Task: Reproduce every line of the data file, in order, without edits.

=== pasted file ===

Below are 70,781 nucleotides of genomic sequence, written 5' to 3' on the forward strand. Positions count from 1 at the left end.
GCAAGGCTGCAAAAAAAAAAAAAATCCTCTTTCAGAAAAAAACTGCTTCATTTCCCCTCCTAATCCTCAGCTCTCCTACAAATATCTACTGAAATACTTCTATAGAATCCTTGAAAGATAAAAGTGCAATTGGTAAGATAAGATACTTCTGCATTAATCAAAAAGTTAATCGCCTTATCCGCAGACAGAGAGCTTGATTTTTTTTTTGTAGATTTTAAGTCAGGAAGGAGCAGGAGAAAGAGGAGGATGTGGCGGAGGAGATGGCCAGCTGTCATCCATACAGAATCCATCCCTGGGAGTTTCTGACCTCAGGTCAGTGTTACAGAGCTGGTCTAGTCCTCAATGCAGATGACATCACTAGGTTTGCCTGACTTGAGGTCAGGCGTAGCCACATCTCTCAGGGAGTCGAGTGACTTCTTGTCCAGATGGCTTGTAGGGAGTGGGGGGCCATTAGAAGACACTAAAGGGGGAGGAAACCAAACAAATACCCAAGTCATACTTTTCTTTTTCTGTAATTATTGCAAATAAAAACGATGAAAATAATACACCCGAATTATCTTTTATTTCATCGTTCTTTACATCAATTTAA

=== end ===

Below are 70,781 nucleotides of genomic sequence, written 5' to 3' on the forward strand. Positions count from 1 at the left end.
GCAAGGCTGCAAAAAAAAAAAAAATCCTCTTTCAGAAAAAAACTGCTTCATTTCCCCTCCTAATCCTCAGCTCTCCTACAAATATCTACTGAAATACTTCTATAGAATCCTTGAAAGATAAAAGTGCAATTGGTAAGATAAGATACTTCTGCATTAATCAAAAAGTTAATCGCCTTATCCGCAGACAGAGAGCTTGATTTTTTTTTTGTAGATTTTAAGTCAGGAAGGAGCAGGAGAAAGAGGAGGATGTGGCGGAGGAGATGGCCAGCTGTCATCCATACAGAATCCATCCCTGGGAGTTTCTGACCTCAGGTCAGTGTTACAGAGCTGGTCTAGTCCTCAATGCAGATGACATCACTAGGTTTGCCTGACTTGAGGTCAGGCGTAGCCACATCTCTCAGGGAGTCGAGTGACTTCTTGTCCAGATGGCTTGTAGGGAGTGGGGGGCCATTAGAAGACACTAAAGGGGGAGGAAACCAAACAAATACCCAAGTCATACTTTTCTTTTTCTGTAATTATTGCAAATAAAAACGATGAAAATAATACACCCGAATTATCTTTTATTTCATCGTTCTTTACATCAATTTAA